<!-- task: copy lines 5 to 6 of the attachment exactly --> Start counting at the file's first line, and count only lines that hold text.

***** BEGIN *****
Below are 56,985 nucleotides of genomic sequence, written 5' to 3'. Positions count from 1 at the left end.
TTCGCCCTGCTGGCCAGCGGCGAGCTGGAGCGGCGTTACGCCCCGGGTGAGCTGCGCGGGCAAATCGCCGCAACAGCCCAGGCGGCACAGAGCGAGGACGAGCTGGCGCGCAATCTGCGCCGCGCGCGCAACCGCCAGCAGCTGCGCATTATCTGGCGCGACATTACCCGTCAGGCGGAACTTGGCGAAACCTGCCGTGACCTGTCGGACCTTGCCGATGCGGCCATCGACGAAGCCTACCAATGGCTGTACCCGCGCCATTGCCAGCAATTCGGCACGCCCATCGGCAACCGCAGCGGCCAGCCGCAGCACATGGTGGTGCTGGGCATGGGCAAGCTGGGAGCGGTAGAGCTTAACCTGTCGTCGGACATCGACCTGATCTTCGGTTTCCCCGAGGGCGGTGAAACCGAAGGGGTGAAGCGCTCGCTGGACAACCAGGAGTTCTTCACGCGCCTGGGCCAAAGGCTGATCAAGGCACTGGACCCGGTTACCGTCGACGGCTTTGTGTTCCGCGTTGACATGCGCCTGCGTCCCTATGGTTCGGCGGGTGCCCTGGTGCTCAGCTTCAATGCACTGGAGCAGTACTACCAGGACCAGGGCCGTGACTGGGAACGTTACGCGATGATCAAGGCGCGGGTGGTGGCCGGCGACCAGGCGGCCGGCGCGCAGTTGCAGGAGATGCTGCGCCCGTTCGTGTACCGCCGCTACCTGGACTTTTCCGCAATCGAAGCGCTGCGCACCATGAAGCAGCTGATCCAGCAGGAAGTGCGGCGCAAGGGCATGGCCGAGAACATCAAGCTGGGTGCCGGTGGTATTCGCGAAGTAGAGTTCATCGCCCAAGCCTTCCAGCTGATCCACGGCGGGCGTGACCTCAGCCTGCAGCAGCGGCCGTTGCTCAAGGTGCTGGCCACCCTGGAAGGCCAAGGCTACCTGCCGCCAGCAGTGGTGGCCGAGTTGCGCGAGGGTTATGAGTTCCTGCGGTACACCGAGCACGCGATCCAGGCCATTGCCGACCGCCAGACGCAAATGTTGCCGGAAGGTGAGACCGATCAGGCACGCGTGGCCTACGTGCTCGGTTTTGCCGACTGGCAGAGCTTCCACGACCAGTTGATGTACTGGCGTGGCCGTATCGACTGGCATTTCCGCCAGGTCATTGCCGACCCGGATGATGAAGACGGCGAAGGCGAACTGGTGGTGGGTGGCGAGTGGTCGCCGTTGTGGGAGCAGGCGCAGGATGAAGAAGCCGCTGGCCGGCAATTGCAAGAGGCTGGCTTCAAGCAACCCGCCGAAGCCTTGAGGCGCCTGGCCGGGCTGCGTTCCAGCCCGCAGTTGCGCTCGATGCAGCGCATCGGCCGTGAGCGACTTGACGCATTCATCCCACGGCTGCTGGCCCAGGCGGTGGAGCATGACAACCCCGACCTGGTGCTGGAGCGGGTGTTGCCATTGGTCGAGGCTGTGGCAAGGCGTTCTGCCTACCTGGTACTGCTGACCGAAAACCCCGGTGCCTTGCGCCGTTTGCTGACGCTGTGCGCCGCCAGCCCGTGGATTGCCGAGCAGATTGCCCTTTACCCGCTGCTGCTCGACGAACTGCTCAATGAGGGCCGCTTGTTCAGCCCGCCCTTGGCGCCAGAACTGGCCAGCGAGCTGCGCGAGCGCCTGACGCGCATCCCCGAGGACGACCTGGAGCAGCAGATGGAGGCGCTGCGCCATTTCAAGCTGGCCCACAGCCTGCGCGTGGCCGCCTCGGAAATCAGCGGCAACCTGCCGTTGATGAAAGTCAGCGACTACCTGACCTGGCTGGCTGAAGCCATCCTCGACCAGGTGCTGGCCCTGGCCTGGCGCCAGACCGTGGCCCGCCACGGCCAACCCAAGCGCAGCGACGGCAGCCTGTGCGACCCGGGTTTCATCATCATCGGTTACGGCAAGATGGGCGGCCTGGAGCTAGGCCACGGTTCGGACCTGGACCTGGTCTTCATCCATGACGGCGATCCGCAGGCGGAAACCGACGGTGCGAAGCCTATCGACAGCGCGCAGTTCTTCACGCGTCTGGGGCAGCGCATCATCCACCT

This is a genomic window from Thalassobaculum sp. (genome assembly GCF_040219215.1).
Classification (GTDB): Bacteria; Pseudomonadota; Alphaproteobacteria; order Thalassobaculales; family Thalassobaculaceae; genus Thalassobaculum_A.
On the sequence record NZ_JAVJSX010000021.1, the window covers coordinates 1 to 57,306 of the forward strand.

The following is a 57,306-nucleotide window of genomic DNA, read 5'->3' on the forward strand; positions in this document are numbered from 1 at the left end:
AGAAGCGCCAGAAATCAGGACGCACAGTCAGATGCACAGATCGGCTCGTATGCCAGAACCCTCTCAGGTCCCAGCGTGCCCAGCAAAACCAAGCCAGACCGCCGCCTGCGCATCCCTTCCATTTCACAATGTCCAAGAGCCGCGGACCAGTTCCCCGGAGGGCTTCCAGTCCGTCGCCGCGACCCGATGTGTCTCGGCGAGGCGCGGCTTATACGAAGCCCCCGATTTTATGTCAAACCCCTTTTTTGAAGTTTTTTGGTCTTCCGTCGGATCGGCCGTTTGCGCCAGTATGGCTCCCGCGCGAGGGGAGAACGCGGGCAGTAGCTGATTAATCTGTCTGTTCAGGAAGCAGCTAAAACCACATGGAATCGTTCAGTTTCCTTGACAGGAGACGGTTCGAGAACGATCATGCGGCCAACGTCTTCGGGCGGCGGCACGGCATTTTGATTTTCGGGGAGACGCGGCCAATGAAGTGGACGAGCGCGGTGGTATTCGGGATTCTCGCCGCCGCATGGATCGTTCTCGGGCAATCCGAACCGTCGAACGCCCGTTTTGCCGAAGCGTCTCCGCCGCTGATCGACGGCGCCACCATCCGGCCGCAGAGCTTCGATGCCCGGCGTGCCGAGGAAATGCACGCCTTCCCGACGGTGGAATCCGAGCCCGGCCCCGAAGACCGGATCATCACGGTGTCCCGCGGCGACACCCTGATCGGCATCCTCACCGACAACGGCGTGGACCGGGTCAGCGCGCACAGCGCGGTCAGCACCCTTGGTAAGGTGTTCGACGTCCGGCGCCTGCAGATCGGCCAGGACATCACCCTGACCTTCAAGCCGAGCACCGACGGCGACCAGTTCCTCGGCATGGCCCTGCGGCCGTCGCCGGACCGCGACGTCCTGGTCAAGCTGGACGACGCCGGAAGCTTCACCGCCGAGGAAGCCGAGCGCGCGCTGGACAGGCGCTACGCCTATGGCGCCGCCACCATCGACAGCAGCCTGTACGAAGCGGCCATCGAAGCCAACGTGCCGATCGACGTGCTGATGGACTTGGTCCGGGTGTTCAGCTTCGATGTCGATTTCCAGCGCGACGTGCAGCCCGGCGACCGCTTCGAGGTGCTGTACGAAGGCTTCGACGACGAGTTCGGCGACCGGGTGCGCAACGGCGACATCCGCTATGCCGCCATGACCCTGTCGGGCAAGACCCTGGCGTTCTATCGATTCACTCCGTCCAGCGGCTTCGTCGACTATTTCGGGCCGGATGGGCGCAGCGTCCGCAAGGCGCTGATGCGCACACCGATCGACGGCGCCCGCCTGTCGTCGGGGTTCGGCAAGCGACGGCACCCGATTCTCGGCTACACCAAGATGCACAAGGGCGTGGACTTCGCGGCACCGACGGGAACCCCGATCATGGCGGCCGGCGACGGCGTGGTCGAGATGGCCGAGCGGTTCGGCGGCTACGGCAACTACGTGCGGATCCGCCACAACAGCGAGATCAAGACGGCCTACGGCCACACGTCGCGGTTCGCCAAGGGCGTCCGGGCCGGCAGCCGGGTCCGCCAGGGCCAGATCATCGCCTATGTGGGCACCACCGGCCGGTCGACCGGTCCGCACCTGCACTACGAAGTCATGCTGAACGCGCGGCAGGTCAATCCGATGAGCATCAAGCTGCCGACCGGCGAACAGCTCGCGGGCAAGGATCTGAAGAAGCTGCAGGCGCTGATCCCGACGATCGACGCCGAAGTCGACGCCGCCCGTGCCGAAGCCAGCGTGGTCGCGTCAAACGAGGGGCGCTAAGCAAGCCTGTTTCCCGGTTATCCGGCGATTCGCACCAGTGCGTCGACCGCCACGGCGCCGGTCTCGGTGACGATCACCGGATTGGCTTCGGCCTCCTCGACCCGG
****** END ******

On the sequence record NZ_JAVJSX010000021.1, the window covers coordinates 1 to 57,306 of the forward strand.

The following is a 57,306-nucleotide window of genomic DNA, read 5'->3' on the forward strand; positions in this document are numbered from 1 at the left end: